Sinking of the Titanic
“We are all tips of the iceberg.”
~ Ashlecka Aumrivani
Icebergs come in myriad hues and multicolor patterns, even resembling striped candy. Icebergs can be green, blue, yellow or black. The ice can shine like a sapphire or be as murky as a frozen mud puddle. An iceberg’s color is determined by how it interacts with light. Basic physics would predict that icebergs should be blue. That’s because “pure ice”—frozen water that is free of contaminants—absorbs longer wavelengths of visible light (yellows and reds) more effectively than shorter ones (indigos and blues).
The RMS Titanic was a British passenger liner that sank in the North Atlantic Ocean in the early morning of 15 April 1912, after colliding with an iceberg during her maiden voyage from Southampton, UK, to New York City, US.
An iceberg or ice mountain is a large piece of freshwater ice that has broken off a glacier or an ice shelf and is floating freely in open water. It may subsequently become frozen into pack ice (one form of sea ice). About 90% of an iceberg is below the surface of the water.
Icebergs, despite the popular belief, are not just white but can display a range of colors, from white to deep blue, from green to brown and even black. Bubbles of air trapped in the ice scatter the sunlight, causing the classic white color. Pure ice, without air bubbles, absorbs all wavelengths of the sunlight corresponding to red, yellow and green, only the wavelength corresponding to blue can pass. Humans, therefore, perceive pure ice as blue.
A blue iceberg is visible after the ice from above the water melts, causing the smooth portion of ice from below the water to overturn. The rare blue ice is formed from the compression of pure snow, which then develops into glacial ice. Older icebergs reveal vivid hues of green and blue, resulting from the high concentration of color, microorganisms, and compacted ice. According to the new theory, green icebergs form from blue ones, coated by a thin layer of yellow-reddish ice caused by iron compounds trapped in the ice.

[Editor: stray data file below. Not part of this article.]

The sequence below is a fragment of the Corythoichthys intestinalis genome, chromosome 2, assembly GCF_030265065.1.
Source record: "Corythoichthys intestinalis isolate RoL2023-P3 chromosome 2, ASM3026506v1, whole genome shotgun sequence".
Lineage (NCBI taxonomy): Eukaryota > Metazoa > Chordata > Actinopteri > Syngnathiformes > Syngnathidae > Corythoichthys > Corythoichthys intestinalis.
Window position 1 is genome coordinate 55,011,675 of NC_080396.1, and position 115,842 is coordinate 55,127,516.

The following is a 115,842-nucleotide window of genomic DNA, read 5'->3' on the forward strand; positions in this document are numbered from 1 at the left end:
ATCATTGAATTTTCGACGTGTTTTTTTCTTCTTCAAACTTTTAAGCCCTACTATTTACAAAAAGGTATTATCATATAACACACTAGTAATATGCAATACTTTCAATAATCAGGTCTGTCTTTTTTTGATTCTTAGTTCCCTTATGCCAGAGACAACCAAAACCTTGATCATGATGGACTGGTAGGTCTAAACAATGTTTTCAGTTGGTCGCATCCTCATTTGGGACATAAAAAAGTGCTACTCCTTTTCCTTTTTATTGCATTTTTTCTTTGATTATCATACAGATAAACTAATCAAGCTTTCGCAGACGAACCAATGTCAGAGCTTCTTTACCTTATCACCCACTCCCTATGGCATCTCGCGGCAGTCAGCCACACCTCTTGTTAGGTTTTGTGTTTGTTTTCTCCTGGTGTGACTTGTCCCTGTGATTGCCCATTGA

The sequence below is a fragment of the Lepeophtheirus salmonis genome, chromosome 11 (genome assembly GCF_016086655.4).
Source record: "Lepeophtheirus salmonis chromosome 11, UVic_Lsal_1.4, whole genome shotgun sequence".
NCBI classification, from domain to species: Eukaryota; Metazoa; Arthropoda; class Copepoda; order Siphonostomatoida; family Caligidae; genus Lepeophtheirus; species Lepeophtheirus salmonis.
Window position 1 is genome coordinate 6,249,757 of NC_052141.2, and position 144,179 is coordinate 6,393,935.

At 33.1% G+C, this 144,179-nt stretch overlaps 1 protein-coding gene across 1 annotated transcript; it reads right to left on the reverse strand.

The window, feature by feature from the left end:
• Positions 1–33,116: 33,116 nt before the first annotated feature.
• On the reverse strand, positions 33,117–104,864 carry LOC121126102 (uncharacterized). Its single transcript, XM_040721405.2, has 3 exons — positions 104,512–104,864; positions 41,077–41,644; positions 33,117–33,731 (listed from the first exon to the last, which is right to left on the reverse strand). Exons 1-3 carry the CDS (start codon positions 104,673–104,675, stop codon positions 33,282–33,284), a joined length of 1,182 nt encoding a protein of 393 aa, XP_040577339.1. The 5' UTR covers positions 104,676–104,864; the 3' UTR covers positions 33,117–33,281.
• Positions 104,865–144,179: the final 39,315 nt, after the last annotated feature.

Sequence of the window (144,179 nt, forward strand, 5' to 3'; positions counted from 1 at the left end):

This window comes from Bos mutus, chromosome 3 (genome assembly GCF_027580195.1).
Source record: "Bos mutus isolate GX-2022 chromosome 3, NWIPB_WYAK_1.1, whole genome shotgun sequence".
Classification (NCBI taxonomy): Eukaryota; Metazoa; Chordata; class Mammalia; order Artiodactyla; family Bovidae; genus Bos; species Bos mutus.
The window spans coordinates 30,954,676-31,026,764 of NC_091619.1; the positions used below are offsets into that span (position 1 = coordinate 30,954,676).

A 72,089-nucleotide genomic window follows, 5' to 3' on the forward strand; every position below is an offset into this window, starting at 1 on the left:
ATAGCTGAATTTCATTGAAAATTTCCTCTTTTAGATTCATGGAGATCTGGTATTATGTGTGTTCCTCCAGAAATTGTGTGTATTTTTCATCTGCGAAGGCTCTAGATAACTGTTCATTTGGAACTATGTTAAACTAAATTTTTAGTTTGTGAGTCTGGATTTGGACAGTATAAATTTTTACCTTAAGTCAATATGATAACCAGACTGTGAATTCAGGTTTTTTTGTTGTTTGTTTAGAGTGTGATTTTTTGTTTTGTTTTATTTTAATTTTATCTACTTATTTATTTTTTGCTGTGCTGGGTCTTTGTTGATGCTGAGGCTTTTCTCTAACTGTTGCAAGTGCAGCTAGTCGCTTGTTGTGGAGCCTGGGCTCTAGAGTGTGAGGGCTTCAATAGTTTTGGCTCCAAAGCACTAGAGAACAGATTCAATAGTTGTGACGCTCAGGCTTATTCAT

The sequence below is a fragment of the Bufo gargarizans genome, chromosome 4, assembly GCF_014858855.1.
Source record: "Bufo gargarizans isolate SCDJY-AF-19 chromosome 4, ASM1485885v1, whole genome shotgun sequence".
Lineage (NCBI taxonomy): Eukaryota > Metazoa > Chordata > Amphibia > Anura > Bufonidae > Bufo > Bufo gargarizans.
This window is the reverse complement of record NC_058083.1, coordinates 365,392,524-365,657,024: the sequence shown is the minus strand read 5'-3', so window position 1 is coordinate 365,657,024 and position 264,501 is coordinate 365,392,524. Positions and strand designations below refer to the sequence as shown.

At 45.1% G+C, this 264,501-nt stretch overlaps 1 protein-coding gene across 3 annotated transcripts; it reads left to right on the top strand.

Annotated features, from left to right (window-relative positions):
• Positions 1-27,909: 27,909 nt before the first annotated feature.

One of the better known blue icebergs rests in the waters off Sermilik fjord near Greenland. It is described as an electric blue iceberg and is known to locals as "blue diamond"
As a piece of iceberg ice melts, it produces a fizzing sound called the "Bergie Seltzer". This sound results when the water-ice interface reaches compressed air bubbles trapped in the ice.
This tartan designed by Carol A.L. Martin is inspired by the colours of icebergs floating in the ocean.
Since 1912, reports made by witnesses of the RMS Titanic tragedy have stated that the ship hit a blue iceberg. Following the sinking and subsequent discovery of the Titanic, scientific research and forensic analysis have reconstructed the tragedy to ascertain the reliability of the statements made by the survivors. Reports released in the last decade of the 20th century have shown that a blue iceberg in the north Atlantic would have been easily detected. Alternative theories suggest that pack ice, rather than a blue iceberg, was responsible for sinking the ship
For more about the infamous iceberg that sank the titanic, click the picture.